110 W. New York Ave.
DeLand, FL 32720
By Pat Andrews
posted Jul 25, 2011 - 9:25:23am
When County Public Works Director George Recktenwald made a presentation on the 2012 road program to the Volusia County Council during their July 21 meeting, he said his department is cut to the bone. Things may get worse, after decisions the County Council
made after Recktenwald’s presentation. They are planning to institute a two-year moratorium on transportation fees that help fund his department’s work.
Recktenwald told the council that more than 100 positions have been eliminated. Roadsides are being mowed only when the grass is so high it’s about to cover stop signs.
With declining gas purchases, gas taxes are down. Revenue from transportation-impact fees is down due to fewer construction starts.
Right now, the county is staring at $170 million in unfunded projects needed today to keep roads in shape, with no relief in sight.
Transportation impact fees of $2,174 for a single-family home help build and maintain roads, to help pay for population growth. That figure has held since 2003, despite a 2007 recommendation to raise them to $7,201.
Total county impact fees for single-family homes run $9,108.05, including fees for parks and fire services. Impact fees for schools are the biggest part of the package, at $6,065.94. Builders pay the fees at closing, when the home is sold, not upfront.
Recktenwald pointed to a 2010 study that indicates impact-fee suspension does not spur single-family construction.
Builders in the audience saw it differently, however, and it was their voice the County Council heeded.
Volusia Building Industry Association President Mark Bines and the others who spoke, including new Volusia County Association for Responsible Development President Mark Watts, David Haas of ICI, and developer Steve Costas of Charles Wayne Properties, said the money will go to the home purchaser to stir sales.
And, Bines said, for every house that’s built, three new jobs are created. He asked for a minimum two-year moratorium on impact fees.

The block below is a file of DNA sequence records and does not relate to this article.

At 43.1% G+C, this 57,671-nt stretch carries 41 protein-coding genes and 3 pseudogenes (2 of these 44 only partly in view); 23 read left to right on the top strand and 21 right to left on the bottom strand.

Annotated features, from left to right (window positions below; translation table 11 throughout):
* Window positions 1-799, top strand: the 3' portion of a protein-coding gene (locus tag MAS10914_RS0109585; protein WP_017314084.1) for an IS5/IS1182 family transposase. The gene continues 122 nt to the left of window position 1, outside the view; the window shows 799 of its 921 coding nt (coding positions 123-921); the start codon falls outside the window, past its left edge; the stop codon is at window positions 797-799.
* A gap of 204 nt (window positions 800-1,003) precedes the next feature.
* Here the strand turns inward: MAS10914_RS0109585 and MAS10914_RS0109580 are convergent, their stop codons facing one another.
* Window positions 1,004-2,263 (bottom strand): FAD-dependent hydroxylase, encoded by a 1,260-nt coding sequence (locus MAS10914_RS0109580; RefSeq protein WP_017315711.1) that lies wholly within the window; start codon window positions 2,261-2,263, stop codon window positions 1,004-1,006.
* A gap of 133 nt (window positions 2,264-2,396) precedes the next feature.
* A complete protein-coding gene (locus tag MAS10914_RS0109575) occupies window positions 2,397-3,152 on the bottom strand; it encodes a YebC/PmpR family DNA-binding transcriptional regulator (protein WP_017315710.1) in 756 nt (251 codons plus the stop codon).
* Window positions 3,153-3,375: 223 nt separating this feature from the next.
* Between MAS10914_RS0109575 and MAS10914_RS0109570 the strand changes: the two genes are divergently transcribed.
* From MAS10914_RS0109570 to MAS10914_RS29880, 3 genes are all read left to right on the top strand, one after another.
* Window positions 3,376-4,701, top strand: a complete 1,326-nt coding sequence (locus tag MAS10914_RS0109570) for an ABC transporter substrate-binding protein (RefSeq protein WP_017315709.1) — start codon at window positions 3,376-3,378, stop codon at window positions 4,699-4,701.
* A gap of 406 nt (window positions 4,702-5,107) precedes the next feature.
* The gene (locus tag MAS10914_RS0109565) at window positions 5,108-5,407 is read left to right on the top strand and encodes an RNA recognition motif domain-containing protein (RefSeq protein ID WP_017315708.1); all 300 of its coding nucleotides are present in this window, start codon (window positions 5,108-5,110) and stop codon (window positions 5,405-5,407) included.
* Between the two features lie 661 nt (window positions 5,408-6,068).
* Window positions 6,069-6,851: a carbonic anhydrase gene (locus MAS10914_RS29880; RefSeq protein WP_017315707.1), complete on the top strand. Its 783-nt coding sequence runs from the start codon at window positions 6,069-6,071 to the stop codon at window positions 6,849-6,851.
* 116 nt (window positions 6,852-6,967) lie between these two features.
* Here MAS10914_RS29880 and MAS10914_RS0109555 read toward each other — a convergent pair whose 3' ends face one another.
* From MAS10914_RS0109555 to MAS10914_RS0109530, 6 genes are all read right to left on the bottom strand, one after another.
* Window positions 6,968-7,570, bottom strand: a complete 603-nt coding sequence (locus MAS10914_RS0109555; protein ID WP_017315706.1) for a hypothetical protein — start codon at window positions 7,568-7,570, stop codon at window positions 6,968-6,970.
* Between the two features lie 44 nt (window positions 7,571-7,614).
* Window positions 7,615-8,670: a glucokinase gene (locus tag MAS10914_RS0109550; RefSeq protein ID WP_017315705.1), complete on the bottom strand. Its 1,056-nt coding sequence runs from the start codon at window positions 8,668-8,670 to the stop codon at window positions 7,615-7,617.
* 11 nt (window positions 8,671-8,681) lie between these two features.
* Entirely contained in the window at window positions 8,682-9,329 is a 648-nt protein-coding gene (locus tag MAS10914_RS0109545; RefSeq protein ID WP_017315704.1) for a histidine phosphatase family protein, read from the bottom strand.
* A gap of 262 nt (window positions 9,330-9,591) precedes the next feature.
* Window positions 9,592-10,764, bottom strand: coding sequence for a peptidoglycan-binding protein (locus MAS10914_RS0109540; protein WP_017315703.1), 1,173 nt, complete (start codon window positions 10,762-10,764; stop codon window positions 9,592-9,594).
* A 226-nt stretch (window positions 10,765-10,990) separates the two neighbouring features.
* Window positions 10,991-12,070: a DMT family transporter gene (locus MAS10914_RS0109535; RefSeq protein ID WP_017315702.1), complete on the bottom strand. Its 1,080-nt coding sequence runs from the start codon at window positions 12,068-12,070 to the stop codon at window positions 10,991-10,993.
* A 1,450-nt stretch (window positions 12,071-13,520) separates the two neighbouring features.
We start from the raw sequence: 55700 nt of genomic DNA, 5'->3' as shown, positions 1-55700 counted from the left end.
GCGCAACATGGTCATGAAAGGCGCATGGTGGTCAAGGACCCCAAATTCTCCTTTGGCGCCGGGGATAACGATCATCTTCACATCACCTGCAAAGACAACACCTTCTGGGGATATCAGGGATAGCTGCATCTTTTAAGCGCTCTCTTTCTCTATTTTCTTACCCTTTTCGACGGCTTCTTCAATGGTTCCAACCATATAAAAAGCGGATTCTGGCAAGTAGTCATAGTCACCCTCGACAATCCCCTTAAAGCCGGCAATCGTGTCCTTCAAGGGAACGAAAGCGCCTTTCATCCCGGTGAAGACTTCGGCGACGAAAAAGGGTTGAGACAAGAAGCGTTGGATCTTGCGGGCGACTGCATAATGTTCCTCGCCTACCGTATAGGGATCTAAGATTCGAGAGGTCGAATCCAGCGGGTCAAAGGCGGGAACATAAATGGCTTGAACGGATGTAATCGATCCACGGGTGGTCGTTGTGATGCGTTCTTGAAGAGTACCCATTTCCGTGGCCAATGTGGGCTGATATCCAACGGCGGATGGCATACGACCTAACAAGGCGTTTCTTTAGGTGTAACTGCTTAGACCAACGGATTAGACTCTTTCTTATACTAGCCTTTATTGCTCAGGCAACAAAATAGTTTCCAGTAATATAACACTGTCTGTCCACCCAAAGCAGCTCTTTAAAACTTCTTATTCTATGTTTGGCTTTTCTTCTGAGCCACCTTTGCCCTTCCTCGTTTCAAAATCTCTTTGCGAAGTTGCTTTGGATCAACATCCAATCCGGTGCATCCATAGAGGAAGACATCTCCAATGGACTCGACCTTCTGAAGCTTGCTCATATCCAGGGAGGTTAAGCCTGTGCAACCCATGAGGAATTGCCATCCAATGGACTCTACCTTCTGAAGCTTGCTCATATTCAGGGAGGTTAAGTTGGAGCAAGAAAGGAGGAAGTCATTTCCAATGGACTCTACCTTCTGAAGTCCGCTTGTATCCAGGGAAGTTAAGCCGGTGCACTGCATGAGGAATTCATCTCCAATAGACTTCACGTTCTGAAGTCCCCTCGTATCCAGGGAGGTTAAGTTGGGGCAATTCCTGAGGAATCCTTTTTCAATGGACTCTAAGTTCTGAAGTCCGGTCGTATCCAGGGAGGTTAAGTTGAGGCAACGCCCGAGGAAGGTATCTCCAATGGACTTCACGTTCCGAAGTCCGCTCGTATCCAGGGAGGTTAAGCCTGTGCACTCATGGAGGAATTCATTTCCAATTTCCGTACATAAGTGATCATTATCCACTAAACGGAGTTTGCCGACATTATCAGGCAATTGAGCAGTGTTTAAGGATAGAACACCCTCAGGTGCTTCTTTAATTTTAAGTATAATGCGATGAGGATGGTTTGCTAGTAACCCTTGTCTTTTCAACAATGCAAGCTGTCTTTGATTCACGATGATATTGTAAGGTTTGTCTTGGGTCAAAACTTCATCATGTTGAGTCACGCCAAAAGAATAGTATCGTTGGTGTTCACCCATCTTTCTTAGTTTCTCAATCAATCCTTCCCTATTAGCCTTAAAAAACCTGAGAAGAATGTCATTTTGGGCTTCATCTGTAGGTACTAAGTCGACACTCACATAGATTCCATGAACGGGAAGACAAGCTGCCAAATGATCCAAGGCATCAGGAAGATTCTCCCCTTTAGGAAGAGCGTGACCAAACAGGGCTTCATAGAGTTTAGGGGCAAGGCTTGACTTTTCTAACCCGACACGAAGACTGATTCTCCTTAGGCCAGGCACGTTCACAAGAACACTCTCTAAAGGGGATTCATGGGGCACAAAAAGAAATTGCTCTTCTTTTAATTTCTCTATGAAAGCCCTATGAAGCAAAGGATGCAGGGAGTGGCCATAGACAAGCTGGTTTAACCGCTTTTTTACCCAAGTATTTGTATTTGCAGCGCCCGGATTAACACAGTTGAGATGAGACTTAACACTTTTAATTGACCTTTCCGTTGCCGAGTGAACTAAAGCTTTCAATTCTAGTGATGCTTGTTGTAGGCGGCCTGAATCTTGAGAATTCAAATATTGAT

County Chair Frank Bruno noted a new business incubator was about to open in Daytona Beach, and “We want to get people back to work.”
The moratorium is one way of stimulating the housing market, he added.
The council voted unanimously to have staff prepare an ordinance for their approval at the Thursday, Aug. 18, meeting, instituting a full moratorium on transportation-impact fees for two years. The moratorium will exclude the $6,066 impact fees for schools. Starting in the third year, fees will return in one-third increments, with full impact fees re-established in the fifth year.
The moratorium does not apply to commercial projects, and will apply only to homes in “infill” or already-developed areas, not to homes in outlying areas that would require new roads and utilities.
During the moratorium, the council will look at changes in impact-fee structure to promote construction in infill areas.
Council Member Carl Persis questioned whether new home builders can compete with the low prices on foreclosed and distressed homes with amenities.
“This is not going to be a magic wand to have people flocking to your new homes,” he said.
Persis asked for quarterly reports showing how many building permits have been pulled, with detailed cost analysis, to see if the moratorium helps.
Public Works estimates the financial hit to the roads program will be around $1.5 million a year for the two years of full moratorium.
The builders said they will also ask Volusia County Schools and municipalities to waive impact fees during the moratorium.
Cities add their own fire, parks, police and sometimes transportation-impact fees. Those range from $1,044 in Deltona, which currently has a moratorium in place, to $1,789 in DeLand, $655 in DeBary, $927 in Orange City, and $2,400 in Lake Helen, for average-size single-family homes.
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